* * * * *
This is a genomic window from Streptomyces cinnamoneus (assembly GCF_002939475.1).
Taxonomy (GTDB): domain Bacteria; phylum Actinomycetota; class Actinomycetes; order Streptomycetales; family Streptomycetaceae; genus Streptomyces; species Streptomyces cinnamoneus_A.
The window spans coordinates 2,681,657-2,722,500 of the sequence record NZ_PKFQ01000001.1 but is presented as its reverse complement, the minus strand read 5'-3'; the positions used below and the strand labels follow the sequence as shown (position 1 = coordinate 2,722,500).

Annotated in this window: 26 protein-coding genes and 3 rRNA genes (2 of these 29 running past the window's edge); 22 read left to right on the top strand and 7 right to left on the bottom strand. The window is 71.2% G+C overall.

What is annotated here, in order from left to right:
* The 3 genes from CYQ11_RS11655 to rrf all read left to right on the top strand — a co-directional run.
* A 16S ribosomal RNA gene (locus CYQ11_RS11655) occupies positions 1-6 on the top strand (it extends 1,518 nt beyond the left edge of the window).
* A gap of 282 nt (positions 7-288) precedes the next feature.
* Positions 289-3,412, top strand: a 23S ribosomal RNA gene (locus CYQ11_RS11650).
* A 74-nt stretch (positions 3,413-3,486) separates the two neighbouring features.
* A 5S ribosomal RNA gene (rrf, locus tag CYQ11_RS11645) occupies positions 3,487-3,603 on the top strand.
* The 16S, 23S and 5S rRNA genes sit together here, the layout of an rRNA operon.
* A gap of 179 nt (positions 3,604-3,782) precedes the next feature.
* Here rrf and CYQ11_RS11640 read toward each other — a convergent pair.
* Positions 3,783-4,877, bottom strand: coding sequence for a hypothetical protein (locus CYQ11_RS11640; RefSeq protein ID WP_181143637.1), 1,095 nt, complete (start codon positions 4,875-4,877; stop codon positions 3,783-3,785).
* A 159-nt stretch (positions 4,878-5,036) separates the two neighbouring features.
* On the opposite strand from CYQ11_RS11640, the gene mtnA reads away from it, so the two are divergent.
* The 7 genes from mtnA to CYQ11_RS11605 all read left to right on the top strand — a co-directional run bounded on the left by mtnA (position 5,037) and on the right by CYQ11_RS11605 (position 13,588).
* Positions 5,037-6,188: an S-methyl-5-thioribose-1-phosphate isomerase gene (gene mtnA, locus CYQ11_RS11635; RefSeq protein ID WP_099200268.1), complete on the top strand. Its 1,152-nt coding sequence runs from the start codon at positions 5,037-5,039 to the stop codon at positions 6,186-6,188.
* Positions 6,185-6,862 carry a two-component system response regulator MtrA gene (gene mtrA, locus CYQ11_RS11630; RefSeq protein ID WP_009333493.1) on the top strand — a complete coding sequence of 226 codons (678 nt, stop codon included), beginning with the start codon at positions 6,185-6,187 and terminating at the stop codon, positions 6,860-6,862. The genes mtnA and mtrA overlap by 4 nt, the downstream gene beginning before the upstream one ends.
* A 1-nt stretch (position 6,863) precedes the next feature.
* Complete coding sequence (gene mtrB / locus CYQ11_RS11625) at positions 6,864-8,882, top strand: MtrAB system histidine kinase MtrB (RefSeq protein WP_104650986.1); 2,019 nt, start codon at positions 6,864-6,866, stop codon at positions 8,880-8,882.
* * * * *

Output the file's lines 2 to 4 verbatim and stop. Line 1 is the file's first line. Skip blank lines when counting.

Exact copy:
Taxonomy (GTDB): domain Bacteria; phylum Actinomycetota; class Actinomycetes; order Streptomycetales; family Streptomycetaceae; genus Streptomyces; species Streptomyces cinnamoneus_A.
The window spans coordinates 2,681,657-2,722,500 of the sequence record NZ_PKFQ01000001.1 but is presented as its reverse complement, the minus strand read 5'-3'; the positions used below and the strand labels follow the sequence as shown (position 1 = coordinate 2,722,500).

Annotated in this window: 26 protein-coding genes and 3 rRNA genes (2 of these 29 running past the window's edge); 22 read left to right on the top strand and 7 right to left on the bottom strand. The window is 71.2% G+C overall.